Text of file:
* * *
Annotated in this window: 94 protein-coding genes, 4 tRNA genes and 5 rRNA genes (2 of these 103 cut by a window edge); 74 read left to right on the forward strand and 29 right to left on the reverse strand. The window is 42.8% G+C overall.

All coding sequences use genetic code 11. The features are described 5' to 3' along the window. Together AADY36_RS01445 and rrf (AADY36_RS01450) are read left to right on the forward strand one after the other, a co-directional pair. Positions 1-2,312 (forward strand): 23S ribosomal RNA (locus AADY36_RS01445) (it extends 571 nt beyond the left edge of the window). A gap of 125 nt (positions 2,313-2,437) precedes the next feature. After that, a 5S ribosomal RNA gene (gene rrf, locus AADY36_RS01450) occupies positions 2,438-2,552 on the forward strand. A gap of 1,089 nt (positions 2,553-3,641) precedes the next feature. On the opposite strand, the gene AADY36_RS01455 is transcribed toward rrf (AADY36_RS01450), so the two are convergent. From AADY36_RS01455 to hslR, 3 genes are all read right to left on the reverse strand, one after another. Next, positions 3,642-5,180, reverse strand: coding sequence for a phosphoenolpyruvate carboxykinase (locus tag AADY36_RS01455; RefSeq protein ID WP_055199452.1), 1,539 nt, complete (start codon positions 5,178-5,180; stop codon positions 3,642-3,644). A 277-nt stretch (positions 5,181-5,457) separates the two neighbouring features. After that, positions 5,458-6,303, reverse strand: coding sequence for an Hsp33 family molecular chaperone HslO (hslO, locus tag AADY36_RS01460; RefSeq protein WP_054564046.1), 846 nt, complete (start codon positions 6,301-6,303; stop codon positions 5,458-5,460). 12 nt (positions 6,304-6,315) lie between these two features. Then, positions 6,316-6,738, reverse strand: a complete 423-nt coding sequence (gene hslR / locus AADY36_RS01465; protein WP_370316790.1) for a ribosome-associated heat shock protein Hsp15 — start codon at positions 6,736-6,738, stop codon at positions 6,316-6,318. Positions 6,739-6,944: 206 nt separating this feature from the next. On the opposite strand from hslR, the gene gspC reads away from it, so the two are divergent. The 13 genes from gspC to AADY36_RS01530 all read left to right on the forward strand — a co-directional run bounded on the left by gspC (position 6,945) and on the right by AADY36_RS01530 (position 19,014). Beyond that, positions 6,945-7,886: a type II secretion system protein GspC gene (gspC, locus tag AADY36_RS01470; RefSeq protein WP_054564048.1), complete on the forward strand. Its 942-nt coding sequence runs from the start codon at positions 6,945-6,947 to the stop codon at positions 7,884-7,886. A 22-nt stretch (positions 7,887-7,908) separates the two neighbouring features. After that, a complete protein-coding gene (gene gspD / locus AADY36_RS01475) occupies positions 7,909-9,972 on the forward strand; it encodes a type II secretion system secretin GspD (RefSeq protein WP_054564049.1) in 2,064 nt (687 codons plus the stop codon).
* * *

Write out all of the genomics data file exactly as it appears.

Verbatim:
Annotated in this window: 94 protein-coding genes, 4 tRNA genes and 5 rRNA genes (2 of these 103 cut by a window edge); 74 read left to right on the forward strand and 29 right to left on the reverse strand. The window is 42.8% G+C overall.

All coding sequences use genetic code 11. The features are described 5' to 3' along the window. Together AADY36_RS01445 and rrf (AADY36_RS01450) are read left to right on the forward strand one after the other, a co-directional pair. Positions 1-2,312 (forward strand): 23S ribosomal RNA (locus AADY36_RS01445) (it extends 571 nt beyond the left edge of the window). A gap of 125 nt (positions 2,313-2,437) precedes the next feature. After that, a 5S ribosomal RNA gene (gene rrf, locus AADY36_RS01450) occupies positions 2,438-2,552 on the forward strand. A gap of 1,089 nt (positions 2,553-3,641) precedes the next feature. On the opposite strand, the gene AADY36_RS01455 is transcribed toward rrf (AADY36_RS01450), so the two are convergent. From AADY36_RS01455 to hslR, 3 genes are all read right to left on the reverse strand, one after another. Next, positions 3,642-5,180, reverse strand: coding sequence for a phosphoenolpyruvate carboxykinase (locus tag AADY36_RS01455; RefSeq protein ID WP_055199452.1), 1,539 nt, complete (start codon positions 5,178-5,180; stop codon positions 3,642-3,644). A 277-nt stretch (positions 5,181-5,457) separates the two neighbouring features. After that, positions 5,458-6,303, reverse strand: coding sequence for an Hsp33 family molecular chaperone HslO (hslO, locus tag AADY36_RS01460; RefSeq protein WP_054564046.1), 846 nt, complete (start codon positions 6,301-6,303; stop codon positions 5,458-5,460). 12 nt (positions 6,304-6,315) lie between these two features. Then, positions 6,316-6,738, reverse strand: a complete 423-nt coding sequence (gene hslR / locus AADY36_RS01465; protein WP_370316790.1) for a ribosome-associated heat shock protein Hsp15 — start codon at positions 6,736-6,738, stop codon at positions 6,316-6,318. Positions 6,739-6,944: 206 nt separating this feature from the next. On the opposite strand from hslR, the gene gspC reads away from it, so the two are divergent. The 13 genes from gspC to AADY36_RS01530 all read left to right on the forward strand — a co-directional run bounded on the left by gspC (position 6,945) and on the right by AADY36_RS01530 (position 19,014). Beyond that, positions 6,945-7,886: a type II secretion system protein GspC gene (gspC, locus tag AADY36_RS01470; RefSeq protein WP_054564048.1), complete on the forward strand. Its 942-nt coding sequence runs from the start codon at positions 6,945-6,947 to the stop codon at positions 7,884-7,886. A 22-nt stretch (positions 7,887-7,908) separates the two neighbouring features. After that, a complete protein-coding gene (gene gspD / locus AADY36_RS01475) occupies positions 7,909-9,972 on the forward strand; it encodes a type II secretion system secretin GspD (RefSeq protein WP_054564049.1) in 2,064 nt (687 codons plus the stop codon).